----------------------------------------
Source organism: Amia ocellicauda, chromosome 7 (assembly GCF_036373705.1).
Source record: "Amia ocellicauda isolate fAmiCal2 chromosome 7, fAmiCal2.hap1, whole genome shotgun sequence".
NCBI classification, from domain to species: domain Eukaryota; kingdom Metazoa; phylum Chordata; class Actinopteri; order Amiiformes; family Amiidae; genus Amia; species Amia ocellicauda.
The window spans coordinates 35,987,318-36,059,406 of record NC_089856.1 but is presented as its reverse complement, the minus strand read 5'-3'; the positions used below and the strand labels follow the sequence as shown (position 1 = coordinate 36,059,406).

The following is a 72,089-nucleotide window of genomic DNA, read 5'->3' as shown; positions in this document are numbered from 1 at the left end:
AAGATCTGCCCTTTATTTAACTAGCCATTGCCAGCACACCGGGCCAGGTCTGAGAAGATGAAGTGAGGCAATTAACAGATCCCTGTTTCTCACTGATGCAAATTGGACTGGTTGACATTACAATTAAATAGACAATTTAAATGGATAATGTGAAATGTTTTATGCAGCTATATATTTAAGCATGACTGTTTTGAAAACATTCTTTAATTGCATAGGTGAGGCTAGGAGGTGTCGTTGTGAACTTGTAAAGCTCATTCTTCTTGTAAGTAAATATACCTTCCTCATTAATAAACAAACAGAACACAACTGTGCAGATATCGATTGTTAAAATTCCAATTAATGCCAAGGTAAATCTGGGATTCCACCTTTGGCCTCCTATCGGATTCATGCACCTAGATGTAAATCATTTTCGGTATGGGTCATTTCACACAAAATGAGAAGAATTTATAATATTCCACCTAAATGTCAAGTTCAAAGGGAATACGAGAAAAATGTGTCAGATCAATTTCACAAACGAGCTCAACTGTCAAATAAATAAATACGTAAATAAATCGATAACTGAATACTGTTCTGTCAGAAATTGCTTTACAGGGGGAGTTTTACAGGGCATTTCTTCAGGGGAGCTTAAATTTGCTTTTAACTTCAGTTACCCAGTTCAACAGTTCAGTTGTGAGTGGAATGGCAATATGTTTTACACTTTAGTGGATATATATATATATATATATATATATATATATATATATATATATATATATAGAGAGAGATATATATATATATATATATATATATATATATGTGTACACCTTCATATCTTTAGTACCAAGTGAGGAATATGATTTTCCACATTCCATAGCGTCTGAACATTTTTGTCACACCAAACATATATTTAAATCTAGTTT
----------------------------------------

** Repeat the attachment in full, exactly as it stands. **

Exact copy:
Source organism: Amia ocellicauda, chromosome 7 (assembly GCF_036373705.1).
Source record: "Amia ocellicauda isolate fAmiCal2 chromosome 7, fAmiCal2.hap1, whole genome shotgun sequence".
NCBI classification, from domain to species: domain Eukaryota; kingdom Metazoa; phylum Chordata; class Actinopteri; order Amiiformes; family Amiidae; genus Amia; species Amia ocellicauda.
The window spans coordinates 35,987,318-36,059,406 of record NC_089856.1 but is presented as its reverse complement, the minus strand read 5'-3'; the positions used below and the strand labels follow the sequence as shown (position 1 = coordinate 36,059,406).

The following is a 72,089-nucleotide window of genomic DNA, read 5'->3' as shown; positions in this document are numbered from 1 at the left end:
AAGATCTGCCCTTTATTTAACTAGCCATTGCCAGCACACCGGGCCAGGTCTGAGAAGATGAAGTGAGGCAATTAACAGATCCCTGTTTCTCACTGATGCAAATTGGACTGGTTGACATTACAATTAAATAGACAATTTAAATGGATAATGTGAAATGTTTTATGCAGCTATATATTTAAGCATGACTGTTTTGAAAACATTCTTTAATTGCATAGGTGAGGCTAGGAGGTGTCGTTGTGAACTTGTAAAGCTCATTCTTCTTGTAAGTAAATATACCTTCCTCATTAATAAACAAACAGAACACAACTGTGCAGATATCGATTGTTAAAATTCCAATTAATGCCAAGGTAAATCTGGGATTCCACCTTTGGCCTCCTATCGGATTCATGCACCTAGATGTAAATCATTTTCGGTATGGGTCATTTCACACAAAATGAGAAGAATTTATAATATTCCACCTAAATGTCAAGTTCAAAGGGAATACGAGAAAAATGTGTCAGATCAATTTCACAAACGAGCTCAACTGTCAAATAAATAAATACGTAAATAAATCGATAACTGAATACTGTTCTGTCAGAAATTGCTTTACAGGGGGAGTTTTACAGGGCATTTCTTCAGGGGAGCTTAAATTTGCTTTTAACTTCAGTTACCCAGTTCAACAGTTCAGTTGTGAGTGGAATGGCAATATGTTTTACACTTTAGTGGATATATATATATATATATATATATATATATATATATATATATATATATATAGAGAGAGATATATATATATATATATATATATATATATATGTGTACACCTTCATATCTTTAGTACCAAGTGAGGAATATGATTTTCCACATTCCATAGCGTCTGAACATTTTTGTCACACCAAACATATATTTAAATCTAGTTT